New publication from the STEFA G8 research team, in which our Institute’s director Niko Kalantzis is a member & contributor.
In this publication 2 previous publications of another expert of our Institute, Dr. Michael Pertsinakis, are referenced.
The article entitled “Features of Digitally Captured Signatures vs. Pen and Paper Signatures: Similar or Completely Different?” was published in the Journal “Forensic Science International”.
The question of whether digitally captured signatures and conventional signatures executed with a pen on paper differ in their characteristics is of practical relevance for forensic handwriting examiners. Due to gaps in the current literature, the present research is dedicated to this issue. Eighty persons signed in three conditions: a) with a stylus on a pad, b) with an inking pen on a sticky note attached to a signature pad allowing to obtain a digital and an analogue version on paper of one and the same writing simultaneously, and c) with a pen on paper. The first step was to investigate to what extent the character shape and number of pen lifts differ between the digital and analogue representation of one and the same signature. This revealed minor differences which are due to technical characteristics of the devices used. The observed distortions are of minor practical relevance according to ratings by eight participating forensic handwriting examiners. Subsequently, signature characteristics were compared between the three different writing conditions in a casework-oriented way. Statistical multi-level models indicate significant differences between the three signature types, but minor effect sizes in most of the examined characteristics. From the point of view of the participating handwriting examiners, these factors do not fundamentally restrict the comparability between digitally captured and conventional signatures in practice. However, caution should be exercised when generalising the results, as several factors, such as the usage of different signature pads as well as signatures made with the finger instead of a stylus, could result in more important differences compared to pen and paper signatures.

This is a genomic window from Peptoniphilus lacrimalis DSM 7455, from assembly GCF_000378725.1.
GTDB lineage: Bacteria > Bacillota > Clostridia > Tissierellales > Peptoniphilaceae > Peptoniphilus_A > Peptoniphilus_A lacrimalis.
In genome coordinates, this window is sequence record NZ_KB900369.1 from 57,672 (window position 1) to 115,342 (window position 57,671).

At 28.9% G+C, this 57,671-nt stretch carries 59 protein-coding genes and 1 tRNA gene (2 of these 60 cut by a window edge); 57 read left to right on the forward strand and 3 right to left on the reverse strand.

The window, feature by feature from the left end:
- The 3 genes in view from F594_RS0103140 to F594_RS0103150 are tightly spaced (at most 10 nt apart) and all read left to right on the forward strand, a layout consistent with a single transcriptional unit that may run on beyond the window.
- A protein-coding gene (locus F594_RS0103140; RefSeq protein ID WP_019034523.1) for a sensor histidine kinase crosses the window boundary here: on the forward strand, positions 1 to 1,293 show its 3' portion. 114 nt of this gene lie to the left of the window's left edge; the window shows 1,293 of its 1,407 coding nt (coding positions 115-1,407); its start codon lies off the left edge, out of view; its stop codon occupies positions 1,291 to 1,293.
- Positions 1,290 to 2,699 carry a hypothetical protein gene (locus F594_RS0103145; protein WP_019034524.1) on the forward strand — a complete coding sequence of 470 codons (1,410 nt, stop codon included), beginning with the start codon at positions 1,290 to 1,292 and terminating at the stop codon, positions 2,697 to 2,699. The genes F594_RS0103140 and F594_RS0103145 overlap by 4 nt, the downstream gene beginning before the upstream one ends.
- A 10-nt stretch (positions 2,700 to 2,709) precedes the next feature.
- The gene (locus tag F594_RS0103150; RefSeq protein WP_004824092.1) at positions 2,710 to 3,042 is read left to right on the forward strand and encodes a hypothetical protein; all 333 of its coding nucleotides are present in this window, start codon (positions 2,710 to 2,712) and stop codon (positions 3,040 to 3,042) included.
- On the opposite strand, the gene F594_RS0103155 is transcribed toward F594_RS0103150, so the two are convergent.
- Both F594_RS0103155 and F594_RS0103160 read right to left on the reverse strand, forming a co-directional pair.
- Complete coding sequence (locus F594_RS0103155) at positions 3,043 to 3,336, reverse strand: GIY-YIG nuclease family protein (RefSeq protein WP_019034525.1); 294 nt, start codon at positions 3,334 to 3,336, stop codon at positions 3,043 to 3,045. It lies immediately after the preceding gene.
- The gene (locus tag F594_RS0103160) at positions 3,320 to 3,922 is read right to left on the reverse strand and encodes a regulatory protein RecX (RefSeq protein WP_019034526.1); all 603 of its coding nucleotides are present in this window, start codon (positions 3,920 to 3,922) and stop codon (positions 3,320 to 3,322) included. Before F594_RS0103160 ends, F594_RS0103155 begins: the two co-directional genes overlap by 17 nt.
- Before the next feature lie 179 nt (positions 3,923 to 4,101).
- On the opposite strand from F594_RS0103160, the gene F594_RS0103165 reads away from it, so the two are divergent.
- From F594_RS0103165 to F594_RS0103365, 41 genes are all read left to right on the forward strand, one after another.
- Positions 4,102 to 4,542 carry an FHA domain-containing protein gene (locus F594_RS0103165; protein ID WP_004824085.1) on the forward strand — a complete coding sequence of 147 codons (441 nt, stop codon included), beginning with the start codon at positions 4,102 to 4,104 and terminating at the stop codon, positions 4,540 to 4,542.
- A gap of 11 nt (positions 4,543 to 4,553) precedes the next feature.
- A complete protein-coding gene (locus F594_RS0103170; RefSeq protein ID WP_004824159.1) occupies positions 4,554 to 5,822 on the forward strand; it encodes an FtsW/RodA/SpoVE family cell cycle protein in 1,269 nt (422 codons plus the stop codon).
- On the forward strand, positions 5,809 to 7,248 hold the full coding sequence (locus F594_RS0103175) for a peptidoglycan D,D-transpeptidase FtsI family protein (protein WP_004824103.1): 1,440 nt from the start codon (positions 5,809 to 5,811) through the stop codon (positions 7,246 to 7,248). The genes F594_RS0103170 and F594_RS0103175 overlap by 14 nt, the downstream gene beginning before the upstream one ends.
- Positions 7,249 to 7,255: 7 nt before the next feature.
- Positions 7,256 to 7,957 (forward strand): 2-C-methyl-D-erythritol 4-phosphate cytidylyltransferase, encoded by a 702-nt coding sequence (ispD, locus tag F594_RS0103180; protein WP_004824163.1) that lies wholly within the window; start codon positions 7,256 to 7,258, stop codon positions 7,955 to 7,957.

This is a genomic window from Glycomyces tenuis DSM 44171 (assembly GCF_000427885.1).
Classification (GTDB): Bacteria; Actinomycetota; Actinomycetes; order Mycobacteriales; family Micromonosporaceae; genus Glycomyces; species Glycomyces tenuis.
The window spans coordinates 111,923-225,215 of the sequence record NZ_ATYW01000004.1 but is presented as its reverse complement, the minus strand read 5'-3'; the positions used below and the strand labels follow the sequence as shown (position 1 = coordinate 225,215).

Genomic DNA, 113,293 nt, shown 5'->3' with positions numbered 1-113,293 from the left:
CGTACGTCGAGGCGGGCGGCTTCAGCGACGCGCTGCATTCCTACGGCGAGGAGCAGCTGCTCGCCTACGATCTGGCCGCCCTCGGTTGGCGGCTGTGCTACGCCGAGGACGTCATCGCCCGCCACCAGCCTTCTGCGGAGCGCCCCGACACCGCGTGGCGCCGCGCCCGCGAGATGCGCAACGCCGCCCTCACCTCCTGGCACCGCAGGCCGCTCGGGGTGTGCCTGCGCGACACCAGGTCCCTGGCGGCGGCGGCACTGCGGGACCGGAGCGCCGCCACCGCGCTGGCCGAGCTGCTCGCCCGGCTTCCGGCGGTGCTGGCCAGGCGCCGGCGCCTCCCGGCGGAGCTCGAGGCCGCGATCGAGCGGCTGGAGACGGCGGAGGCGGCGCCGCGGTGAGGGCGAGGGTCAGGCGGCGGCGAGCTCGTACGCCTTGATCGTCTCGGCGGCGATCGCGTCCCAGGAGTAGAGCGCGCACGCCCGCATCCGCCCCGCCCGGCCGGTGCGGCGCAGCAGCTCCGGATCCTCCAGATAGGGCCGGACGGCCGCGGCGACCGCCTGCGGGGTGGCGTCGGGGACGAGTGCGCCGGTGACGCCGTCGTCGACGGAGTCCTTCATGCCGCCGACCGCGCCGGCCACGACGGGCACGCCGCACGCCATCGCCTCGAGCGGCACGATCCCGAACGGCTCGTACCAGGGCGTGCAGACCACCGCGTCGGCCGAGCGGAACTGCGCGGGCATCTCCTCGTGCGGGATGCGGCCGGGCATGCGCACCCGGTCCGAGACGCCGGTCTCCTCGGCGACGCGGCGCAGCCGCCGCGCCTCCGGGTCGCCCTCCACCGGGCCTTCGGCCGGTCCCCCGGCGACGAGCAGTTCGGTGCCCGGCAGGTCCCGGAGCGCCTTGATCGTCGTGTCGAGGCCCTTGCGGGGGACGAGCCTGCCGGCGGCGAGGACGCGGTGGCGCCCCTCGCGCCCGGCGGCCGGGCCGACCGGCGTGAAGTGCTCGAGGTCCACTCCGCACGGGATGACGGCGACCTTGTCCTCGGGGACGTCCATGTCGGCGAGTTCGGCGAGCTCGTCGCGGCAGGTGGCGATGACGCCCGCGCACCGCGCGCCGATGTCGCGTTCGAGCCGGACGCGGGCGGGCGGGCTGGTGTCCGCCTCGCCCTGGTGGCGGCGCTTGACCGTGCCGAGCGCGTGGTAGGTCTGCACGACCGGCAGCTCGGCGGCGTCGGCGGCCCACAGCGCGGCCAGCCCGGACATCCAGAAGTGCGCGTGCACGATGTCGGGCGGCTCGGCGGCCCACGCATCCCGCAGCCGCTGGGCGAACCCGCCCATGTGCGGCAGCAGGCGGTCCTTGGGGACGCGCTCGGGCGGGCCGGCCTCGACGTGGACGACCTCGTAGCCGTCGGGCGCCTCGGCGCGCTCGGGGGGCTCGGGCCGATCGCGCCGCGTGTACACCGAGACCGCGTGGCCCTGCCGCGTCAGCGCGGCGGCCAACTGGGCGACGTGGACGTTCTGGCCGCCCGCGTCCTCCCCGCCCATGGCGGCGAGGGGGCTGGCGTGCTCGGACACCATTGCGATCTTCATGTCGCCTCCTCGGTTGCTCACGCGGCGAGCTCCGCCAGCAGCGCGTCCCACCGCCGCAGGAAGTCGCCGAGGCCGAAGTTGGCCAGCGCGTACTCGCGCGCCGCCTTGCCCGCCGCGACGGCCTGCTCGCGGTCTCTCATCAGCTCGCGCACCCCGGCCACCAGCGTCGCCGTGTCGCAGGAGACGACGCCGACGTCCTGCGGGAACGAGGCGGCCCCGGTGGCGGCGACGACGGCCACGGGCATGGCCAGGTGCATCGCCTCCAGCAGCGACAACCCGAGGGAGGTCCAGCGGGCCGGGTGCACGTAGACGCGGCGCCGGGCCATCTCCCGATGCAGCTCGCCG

You can find the paper here: https://doi.org/10.1016/j.forsciint.2020.110587